News broke Tuesday that San Diego Chargers running back Melvin Gordon had microfracture surgery on his left knee in January. The doomsayers have already come out of the woodwork, predicting Gordon’s career is already over after only one season. This type of surgery has a 4-6 month recovery timetable, which would put Gordon back to full strength by the time June training camps begin.
In microfracture knee surgery, small ‘micro’ holes are drilled into the damaged area of the knee. The damaged area bleeds out and once it reheals, it (hopefully) fully repairs the damaged area of the knee. Factors working in Gordon’s favor are his age and his health. At a young 23 years old, Gordon is much more likely to make a full recovery than an athlete who is much older.
Examples of successful returns from microfracture surgery are well documented.
Kansas City Chiefs tight end Travis Kelce had microfracture surgery that claimed all but one game of his rookie season in 2013. Kelce was 23 at the time of his surgery. In the two seasons since, he hasn’t missed a game. He’s averaged 70 catches, 868 yards and five touchdowns. Each year he has finished as the sixth-leading tight end in the NFL. Last season Kelce was selected to his first Pro Bowl.
The most notable player in the NBA to undergo microfracture surgery was Amar’e Stoudemire of the Phoenix Suns. Stoudemire, 22 years old at the time, had the procedure in 2005 during their infamous fast-breaking offense they dubbed “7 seconds or less.” From 2004 to 2008, the Suns led the league in scoring and would beat their opponents with speed, conditioning and raw athleticism. After Stoudemire recovered from his microfracture surgery, he led the Suns in scoring for two more seasons. In addition, Stoudemire made the All-Star team five times, All-NBA second-team three times and All-NBA first-team once after microfracture.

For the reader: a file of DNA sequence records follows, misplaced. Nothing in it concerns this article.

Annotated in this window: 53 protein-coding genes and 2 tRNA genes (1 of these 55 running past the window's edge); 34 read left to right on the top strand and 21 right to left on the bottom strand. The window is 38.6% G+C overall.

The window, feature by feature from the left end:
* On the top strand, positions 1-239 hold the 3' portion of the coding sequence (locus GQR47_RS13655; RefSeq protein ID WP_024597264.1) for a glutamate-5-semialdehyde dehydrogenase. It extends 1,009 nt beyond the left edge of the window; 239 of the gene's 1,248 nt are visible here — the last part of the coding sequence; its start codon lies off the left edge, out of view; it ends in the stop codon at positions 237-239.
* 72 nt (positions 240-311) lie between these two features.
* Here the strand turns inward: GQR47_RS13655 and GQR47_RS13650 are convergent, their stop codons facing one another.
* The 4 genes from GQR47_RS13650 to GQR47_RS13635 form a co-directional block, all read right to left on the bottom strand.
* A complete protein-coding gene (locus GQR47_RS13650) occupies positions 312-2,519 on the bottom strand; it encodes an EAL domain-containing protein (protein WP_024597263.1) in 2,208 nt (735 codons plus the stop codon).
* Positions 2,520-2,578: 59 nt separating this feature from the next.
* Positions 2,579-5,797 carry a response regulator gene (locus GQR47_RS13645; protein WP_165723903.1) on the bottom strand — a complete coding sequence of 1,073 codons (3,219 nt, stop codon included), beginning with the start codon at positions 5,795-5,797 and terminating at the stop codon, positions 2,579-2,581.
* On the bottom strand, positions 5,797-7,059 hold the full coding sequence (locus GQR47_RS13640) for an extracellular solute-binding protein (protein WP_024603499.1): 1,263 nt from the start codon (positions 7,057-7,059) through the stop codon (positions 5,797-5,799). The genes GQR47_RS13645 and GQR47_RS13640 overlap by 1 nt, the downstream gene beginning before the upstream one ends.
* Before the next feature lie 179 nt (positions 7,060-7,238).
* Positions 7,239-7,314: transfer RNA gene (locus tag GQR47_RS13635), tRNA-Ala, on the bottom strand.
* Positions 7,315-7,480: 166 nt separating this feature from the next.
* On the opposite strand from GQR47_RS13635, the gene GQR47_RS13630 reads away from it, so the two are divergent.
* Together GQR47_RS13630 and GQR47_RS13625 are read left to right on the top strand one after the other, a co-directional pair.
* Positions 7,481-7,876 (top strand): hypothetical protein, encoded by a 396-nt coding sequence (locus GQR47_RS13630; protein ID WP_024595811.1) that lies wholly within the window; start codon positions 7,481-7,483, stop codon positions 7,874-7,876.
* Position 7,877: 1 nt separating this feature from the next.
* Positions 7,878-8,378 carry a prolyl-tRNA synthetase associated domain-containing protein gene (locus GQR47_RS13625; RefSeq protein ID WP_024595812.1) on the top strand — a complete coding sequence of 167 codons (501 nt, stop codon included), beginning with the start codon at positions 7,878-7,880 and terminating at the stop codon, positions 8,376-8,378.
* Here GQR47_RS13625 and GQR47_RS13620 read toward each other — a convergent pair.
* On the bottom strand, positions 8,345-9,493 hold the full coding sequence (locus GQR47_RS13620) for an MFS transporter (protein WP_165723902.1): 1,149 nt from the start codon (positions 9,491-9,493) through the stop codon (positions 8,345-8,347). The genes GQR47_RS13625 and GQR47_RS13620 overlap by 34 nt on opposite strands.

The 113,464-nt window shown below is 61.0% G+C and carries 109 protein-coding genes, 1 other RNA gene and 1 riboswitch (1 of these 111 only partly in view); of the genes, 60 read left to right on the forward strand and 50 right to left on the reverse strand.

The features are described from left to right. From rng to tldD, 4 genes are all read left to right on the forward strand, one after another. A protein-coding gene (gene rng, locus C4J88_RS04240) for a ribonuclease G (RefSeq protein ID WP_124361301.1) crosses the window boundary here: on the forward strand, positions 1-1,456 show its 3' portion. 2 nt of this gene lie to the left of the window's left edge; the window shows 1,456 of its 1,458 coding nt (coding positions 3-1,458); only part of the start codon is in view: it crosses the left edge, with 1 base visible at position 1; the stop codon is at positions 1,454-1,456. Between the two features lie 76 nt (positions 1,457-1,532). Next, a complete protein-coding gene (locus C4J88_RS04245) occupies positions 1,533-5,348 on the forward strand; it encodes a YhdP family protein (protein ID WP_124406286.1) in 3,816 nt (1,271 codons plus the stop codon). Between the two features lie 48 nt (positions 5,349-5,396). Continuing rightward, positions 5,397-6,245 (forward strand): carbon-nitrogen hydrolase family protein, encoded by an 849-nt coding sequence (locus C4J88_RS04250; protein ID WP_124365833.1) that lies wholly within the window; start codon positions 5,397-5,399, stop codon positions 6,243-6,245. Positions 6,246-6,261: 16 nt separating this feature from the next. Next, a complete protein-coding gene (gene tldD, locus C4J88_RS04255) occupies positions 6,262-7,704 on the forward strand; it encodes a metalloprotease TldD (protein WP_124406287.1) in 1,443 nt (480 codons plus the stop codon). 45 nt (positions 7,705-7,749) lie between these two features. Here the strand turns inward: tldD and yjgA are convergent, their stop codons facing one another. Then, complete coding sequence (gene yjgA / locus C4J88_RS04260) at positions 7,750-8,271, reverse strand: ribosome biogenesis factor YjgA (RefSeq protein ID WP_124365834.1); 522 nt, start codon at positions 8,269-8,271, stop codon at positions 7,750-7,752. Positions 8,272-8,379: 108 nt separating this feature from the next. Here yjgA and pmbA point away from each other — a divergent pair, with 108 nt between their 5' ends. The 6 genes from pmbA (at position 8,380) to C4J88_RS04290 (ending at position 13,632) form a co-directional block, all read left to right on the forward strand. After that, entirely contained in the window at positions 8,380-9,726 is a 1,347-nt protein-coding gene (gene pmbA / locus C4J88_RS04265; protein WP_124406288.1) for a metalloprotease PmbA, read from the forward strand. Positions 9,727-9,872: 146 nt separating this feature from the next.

Houston Texans outside linebacker Jadaveon Clowney had microfracture surgery after being taken with the first overall pick of the 2014 NFL Draft. The jury is out on whether he will achieve the greatness he showed in college. He did start nine of the 13 games he played last season.